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PLoS One. 2011;6(12):e28391. doi: 10.1371/journal.pone.0028391. Epub 2011 Dec 14.

Comparing biological motion perception in two distinct human societies.

Author information

1
Unité Mixte de Recherche 7023, Centre National de la Recherche Scientifique, Saint-Denis, France. pica@msh-paris.fr

Abstract

Cross cultural studies have played a pivotal role in elucidating the extent to which behavioral and mental characteristics depend on specific environmental influences. Surprisingly, little field research has been carried out on a fundamentally important perceptual ability, namely the perception of biological motion. In this report, we present details of studies carried out with the help of volunteers from the Mundurucu indigene, a group of people native to Amazonian territories in Brazil. We employed standard biological motion perception tasks inspired by over 30 years of laboratory research, in which observers attempt to decipher the walking direction of point-light (PL) humans and animals. Do our effortless skills at perceiving biological activity from PL animations, as revealed in laboratory settings, generalize to people who have never before seen representational depictions of human and animal activity? The results of our studies provide a clear answer to this important, previously unanswered question. Mundurucu observers readily perceived the coherent, global shape depicted in PL walkers, and experienced the classic inversion effects that are typically found when such stimuli are turned upside down. In addition, their performance was in accord with important recent findings in the literature, in the abundant ease with which they extracted direction information from local motion invariants alone. We conclude that the effortless, veridical perception of PL biological motion is a spontaneous and universal perceptual ability, occurring both inside and outside traditional laboratory environments.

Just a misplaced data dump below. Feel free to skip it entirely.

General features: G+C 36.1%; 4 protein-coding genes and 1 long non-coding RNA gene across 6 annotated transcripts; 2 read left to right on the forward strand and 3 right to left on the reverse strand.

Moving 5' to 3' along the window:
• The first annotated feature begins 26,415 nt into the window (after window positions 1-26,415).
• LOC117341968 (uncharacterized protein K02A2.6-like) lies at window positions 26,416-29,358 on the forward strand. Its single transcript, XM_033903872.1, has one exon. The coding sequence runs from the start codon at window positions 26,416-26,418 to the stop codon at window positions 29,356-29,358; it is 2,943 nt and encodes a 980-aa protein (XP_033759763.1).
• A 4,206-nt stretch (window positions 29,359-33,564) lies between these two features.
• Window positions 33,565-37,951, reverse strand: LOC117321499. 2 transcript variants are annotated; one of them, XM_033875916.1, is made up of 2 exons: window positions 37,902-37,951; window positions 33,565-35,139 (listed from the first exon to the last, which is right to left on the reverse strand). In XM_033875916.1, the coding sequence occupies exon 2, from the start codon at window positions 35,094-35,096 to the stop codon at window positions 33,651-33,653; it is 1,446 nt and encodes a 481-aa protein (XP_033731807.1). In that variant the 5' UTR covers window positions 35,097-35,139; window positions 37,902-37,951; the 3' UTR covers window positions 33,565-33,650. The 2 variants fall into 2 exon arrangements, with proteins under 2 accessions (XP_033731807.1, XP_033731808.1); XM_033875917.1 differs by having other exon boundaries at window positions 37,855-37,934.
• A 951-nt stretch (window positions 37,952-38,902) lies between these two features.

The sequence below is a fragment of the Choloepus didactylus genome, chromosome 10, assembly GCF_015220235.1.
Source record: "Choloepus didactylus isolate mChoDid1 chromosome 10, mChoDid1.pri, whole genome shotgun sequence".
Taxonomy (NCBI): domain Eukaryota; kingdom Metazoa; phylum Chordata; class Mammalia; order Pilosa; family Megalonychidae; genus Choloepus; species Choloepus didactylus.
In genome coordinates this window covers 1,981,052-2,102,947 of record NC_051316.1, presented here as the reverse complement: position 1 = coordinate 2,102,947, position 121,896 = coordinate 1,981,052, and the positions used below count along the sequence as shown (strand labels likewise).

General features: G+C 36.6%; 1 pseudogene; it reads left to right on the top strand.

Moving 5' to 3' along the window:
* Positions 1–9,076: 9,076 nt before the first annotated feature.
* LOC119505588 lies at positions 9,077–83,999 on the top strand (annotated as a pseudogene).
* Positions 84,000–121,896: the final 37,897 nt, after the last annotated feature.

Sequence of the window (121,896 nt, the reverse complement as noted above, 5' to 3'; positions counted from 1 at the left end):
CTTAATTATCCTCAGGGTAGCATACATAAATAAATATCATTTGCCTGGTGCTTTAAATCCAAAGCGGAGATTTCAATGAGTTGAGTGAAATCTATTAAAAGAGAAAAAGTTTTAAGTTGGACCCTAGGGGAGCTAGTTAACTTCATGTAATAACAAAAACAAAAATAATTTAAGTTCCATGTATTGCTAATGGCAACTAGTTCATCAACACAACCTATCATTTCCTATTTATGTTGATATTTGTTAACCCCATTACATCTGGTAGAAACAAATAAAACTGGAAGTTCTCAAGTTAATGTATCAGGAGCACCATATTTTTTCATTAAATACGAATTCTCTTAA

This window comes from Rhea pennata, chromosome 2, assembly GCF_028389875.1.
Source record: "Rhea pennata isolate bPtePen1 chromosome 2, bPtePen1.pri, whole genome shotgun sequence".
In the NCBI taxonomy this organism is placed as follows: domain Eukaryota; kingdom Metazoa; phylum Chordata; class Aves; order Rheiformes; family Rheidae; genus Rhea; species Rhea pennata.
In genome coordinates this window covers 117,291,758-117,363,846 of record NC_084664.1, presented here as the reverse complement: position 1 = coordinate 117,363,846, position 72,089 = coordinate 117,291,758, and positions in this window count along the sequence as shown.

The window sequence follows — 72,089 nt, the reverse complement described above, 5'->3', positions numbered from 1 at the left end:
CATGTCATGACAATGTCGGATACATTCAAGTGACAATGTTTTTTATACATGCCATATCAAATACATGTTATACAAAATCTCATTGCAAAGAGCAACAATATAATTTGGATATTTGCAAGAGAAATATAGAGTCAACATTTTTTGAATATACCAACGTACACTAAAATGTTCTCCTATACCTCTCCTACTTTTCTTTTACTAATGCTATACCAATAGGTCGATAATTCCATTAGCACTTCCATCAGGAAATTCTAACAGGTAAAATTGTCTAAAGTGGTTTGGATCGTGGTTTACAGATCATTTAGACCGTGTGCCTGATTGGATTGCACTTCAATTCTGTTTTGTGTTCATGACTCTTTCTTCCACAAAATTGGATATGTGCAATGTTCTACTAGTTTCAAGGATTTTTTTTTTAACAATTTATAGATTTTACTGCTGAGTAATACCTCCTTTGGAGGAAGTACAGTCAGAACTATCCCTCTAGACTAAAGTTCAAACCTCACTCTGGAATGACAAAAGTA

PMID:
22194831
PMCID:
PMC3237441
DOI:
10.1371/journal.pone.0028391
[Indexed for MEDLINE]
Free PMC Article

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